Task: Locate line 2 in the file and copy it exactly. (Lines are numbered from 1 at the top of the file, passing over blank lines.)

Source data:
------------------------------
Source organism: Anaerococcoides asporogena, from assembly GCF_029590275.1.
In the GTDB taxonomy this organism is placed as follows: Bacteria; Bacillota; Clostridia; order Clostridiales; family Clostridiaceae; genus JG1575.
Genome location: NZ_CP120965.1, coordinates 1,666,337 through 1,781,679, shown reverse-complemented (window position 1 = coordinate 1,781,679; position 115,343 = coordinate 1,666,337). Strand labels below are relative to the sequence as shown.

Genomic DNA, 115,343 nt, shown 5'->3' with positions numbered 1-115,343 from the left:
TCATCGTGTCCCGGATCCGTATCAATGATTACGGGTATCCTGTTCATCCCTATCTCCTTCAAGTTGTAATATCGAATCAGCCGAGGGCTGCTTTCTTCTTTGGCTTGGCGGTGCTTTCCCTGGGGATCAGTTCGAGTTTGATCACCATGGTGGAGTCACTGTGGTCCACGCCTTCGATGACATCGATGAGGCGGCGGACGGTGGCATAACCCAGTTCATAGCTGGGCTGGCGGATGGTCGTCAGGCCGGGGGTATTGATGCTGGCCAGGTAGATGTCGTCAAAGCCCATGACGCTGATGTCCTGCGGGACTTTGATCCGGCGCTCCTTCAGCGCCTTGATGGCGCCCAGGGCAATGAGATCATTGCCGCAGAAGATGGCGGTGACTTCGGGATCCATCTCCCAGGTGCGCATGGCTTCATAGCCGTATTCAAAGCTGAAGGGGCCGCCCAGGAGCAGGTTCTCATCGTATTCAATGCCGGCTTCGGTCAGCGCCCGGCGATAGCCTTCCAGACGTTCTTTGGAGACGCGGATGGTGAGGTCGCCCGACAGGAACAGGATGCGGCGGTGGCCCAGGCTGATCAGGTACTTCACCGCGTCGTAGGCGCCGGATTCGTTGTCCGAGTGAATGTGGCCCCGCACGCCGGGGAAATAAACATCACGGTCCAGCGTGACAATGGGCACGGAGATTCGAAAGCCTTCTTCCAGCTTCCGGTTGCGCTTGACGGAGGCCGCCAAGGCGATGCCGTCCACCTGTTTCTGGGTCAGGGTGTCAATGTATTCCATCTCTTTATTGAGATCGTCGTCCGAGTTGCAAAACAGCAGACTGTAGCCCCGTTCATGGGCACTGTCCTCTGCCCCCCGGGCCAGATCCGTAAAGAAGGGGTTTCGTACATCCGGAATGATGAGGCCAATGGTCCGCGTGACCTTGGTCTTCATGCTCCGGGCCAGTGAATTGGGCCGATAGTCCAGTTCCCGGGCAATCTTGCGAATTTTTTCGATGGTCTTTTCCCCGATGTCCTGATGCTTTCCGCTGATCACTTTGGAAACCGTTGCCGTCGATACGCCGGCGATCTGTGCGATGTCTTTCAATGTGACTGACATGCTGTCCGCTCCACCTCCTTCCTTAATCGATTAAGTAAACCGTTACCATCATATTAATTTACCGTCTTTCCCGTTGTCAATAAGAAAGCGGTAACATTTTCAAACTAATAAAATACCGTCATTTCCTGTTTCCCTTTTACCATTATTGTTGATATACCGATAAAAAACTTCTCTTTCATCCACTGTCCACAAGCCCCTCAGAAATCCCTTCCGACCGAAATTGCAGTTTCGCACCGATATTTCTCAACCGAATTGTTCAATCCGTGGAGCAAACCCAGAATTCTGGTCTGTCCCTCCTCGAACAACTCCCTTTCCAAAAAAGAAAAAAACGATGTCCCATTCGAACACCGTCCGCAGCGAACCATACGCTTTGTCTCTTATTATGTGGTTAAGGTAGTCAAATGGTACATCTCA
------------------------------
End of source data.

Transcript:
In the GTDB taxonomy this organism is placed as follows: Bacteria; Bacillota; Clostridia; order Clostridiales; family Clostridiaceae; genus JG1575.